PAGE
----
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PARK CITY — Zane Holmquist has cooked for Nobel Peace Prize winners, three presidents and world-famous athletes. He has also appeared on national television. He said most people, though, didn't anticipate this success — they predicted incarceration.
When he was a child, Holmquist struggled to learn to read and write. He thought he just wasn't smart enough. He would later find out he had a learning disability — dyslexia.
"You're being mocked and made fun of because you ride on the short bus and you're stupid, you're retarded, you can't read you can't spell," he said. "It made me very defensive. It made me very angry."
He said in high school the frustration led him to drugs and alcohol.
"I felt at one point I was in a very dangerous situation," he said. "You know getting lost in drugs and alcohol, I wasn't completely sure 30 was even going to be something I got to."
The success he didn't find in classrooms, he found in kitchens. He began working in restaurants at age 12. It was at the Salt Lake Country Club that executive chef Mel Harward recognized his talent and became a mentor.
"He was pretty wild, he was extremely hyper, but he had all of this energy that wasn't tame that needed to come together," Harward said. "He had to learn. He had the desire to make the plate look better. He had to know the knowledge of the basic sauces and the cutting of the meat and the fish and seafood. He had a huge desire."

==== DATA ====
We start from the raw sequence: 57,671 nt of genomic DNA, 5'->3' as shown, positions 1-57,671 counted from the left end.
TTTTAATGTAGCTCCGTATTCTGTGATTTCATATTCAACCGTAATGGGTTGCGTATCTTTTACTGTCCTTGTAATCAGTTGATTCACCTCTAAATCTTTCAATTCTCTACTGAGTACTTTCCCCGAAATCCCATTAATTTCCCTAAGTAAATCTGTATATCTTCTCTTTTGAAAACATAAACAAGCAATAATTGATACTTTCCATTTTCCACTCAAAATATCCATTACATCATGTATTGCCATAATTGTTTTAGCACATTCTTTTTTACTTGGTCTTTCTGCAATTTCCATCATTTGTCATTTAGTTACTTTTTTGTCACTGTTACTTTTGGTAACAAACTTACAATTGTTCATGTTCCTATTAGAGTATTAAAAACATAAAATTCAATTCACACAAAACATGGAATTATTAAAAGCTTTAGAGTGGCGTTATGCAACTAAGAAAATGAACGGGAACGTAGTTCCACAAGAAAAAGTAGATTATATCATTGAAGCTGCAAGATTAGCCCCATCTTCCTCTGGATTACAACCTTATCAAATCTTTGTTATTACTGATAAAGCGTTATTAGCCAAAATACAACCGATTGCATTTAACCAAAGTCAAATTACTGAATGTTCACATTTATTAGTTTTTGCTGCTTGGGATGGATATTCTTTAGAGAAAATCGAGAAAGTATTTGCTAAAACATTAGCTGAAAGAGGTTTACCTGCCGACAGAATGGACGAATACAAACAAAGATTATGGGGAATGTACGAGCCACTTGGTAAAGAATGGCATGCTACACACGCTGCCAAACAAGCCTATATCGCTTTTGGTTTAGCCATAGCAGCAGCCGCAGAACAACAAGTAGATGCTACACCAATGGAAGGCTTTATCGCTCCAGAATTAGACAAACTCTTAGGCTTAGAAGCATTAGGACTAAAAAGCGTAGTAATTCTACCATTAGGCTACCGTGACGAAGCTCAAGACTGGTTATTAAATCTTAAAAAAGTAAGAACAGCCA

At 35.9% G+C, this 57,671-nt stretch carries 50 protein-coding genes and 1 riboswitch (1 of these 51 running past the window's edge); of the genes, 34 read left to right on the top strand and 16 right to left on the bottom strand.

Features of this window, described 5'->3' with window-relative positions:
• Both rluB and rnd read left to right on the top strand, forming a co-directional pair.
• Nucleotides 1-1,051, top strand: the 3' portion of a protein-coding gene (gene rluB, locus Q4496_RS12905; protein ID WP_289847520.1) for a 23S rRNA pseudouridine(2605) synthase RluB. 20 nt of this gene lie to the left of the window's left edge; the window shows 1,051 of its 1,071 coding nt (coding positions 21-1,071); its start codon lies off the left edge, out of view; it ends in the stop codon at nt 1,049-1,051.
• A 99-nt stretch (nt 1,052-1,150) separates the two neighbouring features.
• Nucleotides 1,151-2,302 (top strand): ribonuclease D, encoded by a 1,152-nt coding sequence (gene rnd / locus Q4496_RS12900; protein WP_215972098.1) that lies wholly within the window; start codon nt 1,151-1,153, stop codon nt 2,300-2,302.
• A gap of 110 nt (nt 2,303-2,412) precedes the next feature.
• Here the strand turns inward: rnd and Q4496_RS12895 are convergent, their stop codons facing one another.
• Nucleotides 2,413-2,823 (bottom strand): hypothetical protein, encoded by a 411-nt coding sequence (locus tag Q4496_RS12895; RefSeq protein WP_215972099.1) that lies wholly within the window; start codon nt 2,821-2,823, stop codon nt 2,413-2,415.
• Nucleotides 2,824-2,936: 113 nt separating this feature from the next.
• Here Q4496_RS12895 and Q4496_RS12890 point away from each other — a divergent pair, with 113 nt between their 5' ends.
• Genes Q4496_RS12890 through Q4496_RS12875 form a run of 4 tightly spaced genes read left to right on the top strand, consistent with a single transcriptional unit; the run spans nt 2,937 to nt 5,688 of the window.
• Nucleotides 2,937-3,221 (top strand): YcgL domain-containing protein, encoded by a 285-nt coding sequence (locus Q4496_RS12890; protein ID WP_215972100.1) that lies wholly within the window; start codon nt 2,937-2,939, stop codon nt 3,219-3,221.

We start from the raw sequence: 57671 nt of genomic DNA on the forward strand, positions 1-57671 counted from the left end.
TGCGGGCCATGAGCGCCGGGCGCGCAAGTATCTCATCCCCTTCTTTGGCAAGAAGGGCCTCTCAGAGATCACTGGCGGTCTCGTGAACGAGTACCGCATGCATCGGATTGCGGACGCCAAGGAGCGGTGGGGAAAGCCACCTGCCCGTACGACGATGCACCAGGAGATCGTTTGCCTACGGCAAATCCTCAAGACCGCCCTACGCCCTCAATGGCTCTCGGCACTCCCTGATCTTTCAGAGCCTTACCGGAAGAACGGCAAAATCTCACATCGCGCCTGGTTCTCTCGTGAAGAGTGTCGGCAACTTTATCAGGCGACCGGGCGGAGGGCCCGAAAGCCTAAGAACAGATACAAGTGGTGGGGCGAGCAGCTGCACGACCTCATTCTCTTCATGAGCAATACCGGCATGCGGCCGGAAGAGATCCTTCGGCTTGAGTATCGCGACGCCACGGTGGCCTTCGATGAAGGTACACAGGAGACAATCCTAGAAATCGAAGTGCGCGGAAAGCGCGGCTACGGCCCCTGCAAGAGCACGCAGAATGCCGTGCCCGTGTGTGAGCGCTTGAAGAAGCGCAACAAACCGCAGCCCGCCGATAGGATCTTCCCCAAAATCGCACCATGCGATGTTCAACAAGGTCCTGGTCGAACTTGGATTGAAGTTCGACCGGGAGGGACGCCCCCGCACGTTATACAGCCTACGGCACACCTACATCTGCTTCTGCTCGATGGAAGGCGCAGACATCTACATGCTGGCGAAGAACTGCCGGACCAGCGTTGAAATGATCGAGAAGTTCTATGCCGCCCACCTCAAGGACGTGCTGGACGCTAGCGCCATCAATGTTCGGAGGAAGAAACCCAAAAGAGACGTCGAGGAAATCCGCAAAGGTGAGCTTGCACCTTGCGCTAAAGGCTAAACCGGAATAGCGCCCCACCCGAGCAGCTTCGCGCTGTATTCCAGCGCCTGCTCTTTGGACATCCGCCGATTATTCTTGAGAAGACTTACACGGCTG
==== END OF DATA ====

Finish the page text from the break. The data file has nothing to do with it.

"At the country club and working with Chef Mel that's when that moment (came): I can make money, I can have a career, I can support myself," Holmquist said. "Maybe I could buy a house, buy a car. I'm not going to be a minimum-wage worker. There's something out there for me."
Harward encouraged him to go to culinary school and so Holmquist went — first at Salt Lake Community College and then at the prestigious Culinary Institute of America. Now, Holmquist is the corporate chef and vice president of food and beverage operations of the Stein Eriksen Lodge luxury resort.
Christmas Day, he put in an appearance on NBC's "Today Show."
"I think there was a drive to show people that thought I'd fail and thought I'd be nothing, to show them that they were wrong," he said. "You might've called me an idiot and a moron and laughed at me at school, but now you come to my restaurant and asked me to cook for you. I think that was part of it."
Certainly there are still challenges. He said he has his share of office work.
"Every day is still a battle. Every day is still a challenge," he said.
Ironically, Holmquist said that without dyslexia, he wouldn't be where he is today. He said his learning disability made him work that much harder.
"When people call you a retard, an idiot and stupid, at the moment you don't find something positive, but I think as you grow and mature you find that those terrible moments maybe created some positive results for you," he said. "It's only a disability if you let it be a disability."